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Oscilloscope specs - which are really important

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nctnico:
Who said a scope should be new? There are many excellent oscilloscopes for sale on Ebay.

Wuerstchenhund:

--- Quote from: nctnico on January 16, 2013, 12:13:18 pm ---Who said a scope should be new? There are many excellent oscilloscopes for sale on Ebay.

--- End quote ---

I fully agree. Personally I'd rather buy a good second hand scope from one of the major manufacturers than any of the cheap Rigol/Atten/Siglent/Hantek/whatever scopes from China. I had a chance to play with a few of these China scopes, and while the build quality of some of them is quite good and they come with tons of features, for me a stable firmware, a decent user interface and reliability/support are more important with a measurement device. I know I will get shot for saying this and that many are happy with their China scopes but that is my opinion.

Price is another advantage of buying used. Yes, there are lots of commercial dealers that try to flog off 15 or 20 year old scopes for more than the cost of a brand new modern counterpart (and many private sellers seem to take these insane prices as orientation) but if you can wait then there are definitely interesting deals out there.

As to what features are required, well as others said this depends on what you want to do with it. Buying features just because you have been told that this is a 'must-have' no matter what means you're wasting money. Analyze your requirements and make a list of what *you* need and buy something that has what you need and fits your budget. I'd also not put too much value into buying a scope that can be upgraded as when you finally need that new feature you may find that it's more economical to sell your scope and get one which already has the new feature.

Taking myself as an example: large sample memory isn't a concern for me at the moment. My basic scope is an old HP 54510A 250MHz 2Ch 1GSa/s DSO with 8k memory per channel, and for everything more demanding I also have a HP 54542A 500MHz 4Ch 2GSa/s DSO which has 32k memory per channel. Both scopes were cheaper than most 100MHz China scopes. Important for me was that a scope can use it's full sampling rate on all channels and not when using only two or a single channel, a limitation that is often found not only with cheaper China scopes but also with some pretty expensive scopes from well known manufacturers like LeCroy. Should the day come that I need more memory then I'll sell on one of my scope without much loss and just buy a suitable second hand scope which has the memory I need.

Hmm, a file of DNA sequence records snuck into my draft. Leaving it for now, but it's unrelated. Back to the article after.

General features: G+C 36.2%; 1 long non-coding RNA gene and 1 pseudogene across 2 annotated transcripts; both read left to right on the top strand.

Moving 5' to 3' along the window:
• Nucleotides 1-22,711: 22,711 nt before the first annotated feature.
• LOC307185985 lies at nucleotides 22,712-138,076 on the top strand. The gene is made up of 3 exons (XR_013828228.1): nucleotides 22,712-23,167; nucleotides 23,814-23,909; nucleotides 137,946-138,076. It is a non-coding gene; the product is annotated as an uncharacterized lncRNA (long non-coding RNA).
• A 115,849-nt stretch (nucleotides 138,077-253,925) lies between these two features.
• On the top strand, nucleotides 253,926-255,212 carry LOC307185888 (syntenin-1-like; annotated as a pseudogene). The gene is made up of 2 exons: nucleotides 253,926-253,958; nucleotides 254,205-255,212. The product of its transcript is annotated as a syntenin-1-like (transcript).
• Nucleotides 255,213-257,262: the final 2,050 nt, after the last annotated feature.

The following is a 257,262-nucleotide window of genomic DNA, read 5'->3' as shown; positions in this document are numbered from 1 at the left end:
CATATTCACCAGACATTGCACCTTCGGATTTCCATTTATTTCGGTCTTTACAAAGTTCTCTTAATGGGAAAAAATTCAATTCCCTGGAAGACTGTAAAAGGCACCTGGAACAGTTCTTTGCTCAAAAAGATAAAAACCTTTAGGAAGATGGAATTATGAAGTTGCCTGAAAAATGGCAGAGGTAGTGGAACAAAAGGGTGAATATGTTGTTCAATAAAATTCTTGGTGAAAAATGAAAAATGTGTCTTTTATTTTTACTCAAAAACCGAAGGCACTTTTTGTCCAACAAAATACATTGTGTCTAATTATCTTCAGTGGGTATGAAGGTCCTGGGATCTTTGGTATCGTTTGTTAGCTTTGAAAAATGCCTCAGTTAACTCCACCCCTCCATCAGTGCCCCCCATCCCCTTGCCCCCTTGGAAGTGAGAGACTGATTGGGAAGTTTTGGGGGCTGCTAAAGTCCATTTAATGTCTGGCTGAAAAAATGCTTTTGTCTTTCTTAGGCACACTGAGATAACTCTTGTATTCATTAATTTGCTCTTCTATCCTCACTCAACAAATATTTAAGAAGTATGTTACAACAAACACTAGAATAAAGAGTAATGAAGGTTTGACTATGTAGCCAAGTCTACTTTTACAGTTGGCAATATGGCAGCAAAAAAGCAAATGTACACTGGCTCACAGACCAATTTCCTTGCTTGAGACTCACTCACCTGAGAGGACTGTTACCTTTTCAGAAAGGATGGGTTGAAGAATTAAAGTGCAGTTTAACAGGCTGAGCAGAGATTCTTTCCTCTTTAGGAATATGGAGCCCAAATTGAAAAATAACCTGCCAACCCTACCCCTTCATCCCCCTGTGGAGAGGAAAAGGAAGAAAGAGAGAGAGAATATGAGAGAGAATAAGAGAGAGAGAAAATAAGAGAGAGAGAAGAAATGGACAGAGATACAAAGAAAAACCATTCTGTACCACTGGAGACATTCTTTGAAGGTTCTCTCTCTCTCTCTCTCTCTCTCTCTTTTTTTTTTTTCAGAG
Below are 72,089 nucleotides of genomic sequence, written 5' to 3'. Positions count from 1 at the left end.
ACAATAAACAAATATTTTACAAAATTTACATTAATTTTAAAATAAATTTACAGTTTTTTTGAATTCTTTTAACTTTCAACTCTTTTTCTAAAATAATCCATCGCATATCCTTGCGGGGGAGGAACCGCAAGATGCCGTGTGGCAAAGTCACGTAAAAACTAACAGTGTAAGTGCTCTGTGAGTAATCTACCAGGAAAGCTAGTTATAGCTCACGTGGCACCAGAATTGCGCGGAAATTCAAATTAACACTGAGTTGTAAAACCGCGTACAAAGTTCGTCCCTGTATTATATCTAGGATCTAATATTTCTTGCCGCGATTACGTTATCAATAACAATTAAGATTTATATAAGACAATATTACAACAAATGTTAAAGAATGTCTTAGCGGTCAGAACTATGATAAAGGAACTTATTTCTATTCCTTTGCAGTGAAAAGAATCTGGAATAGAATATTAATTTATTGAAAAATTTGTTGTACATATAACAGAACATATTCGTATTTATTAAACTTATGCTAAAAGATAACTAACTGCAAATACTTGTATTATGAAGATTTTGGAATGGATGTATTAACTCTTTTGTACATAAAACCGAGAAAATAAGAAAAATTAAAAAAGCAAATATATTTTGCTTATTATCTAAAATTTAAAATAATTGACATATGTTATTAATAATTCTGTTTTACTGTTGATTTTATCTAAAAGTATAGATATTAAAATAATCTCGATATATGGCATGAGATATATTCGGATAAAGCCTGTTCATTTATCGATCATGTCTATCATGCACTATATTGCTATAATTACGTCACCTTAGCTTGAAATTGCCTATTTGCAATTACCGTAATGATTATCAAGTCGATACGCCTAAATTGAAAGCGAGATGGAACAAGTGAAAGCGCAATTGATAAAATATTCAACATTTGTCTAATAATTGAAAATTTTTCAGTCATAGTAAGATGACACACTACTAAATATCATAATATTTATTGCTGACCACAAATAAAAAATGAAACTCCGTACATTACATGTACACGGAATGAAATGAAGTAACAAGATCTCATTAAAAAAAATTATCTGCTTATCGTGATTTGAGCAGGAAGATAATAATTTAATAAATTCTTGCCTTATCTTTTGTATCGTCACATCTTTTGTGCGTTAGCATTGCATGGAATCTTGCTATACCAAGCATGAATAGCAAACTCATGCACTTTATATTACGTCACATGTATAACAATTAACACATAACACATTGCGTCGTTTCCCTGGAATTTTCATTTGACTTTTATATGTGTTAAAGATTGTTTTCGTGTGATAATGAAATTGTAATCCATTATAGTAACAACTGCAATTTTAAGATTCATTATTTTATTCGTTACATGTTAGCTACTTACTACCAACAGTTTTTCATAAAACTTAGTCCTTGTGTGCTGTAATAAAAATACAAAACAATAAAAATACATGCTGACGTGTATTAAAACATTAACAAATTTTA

jabramo:
If your really interested in added decoding functionality maybe take a gander at some Tek 2000's and 3000's someone posted here on the forum some links of some guys who figured out how to reverse engineer the modules and make there own with a 0.25$ microchip eeprom.

I used a 2000 series Tek for a while, the one with 4 isolated channels and I generally wasn't a big fan. However it did work. If your big on some specific added functionality it might be worth a look

Here's the link to the information
http://forum.tsebi.com/viewtopic.php?f=4&t=113

nctnico:
AFAIK there is no need to hack because Tektronix has firmware with all options enabled available for download on their website. Be aware that the TDS2000 series scopes have a very short (2.5k points) memory. The TDS3000 series doesn't do much better with only 10k points. Serial protocol decode is pretty much useless with these short memories.

alm:

--- Quote from: nctnico on January 19, 2013, 04:18:35 pm ---AFAIK there is no need to hack because Tektronix has firmware with all options enabled available for download on their website.

--- End quote ---
Tektronix released a firmware update for the TDS 3000 series that enabled some of the options (from memory it was advanced triggering, FFT and video triggering). Other options, like advanced video features, advanced analysis, and limit/mask testing still required an expensive plugin EEPROM module.


--- Quote from: nctnico on January 19, 2013, 04:18:35 pm --- Be aware that the TDS2000 series scopes have a very short (2.5k points) memory. The TDS3000 series doesn't do much better with only 10k points. Serial protocol decode is pretty much useless with these short memories.

--- End quote ---
Don't confuse the TDS 2000/3000 series with the much newer DPO or MSO 2000 / 3000 series. Both use plugin I2C EEPROM modules for options, but that's where the similarity ends. The DPO/MSO series have deep memory and other modern features.

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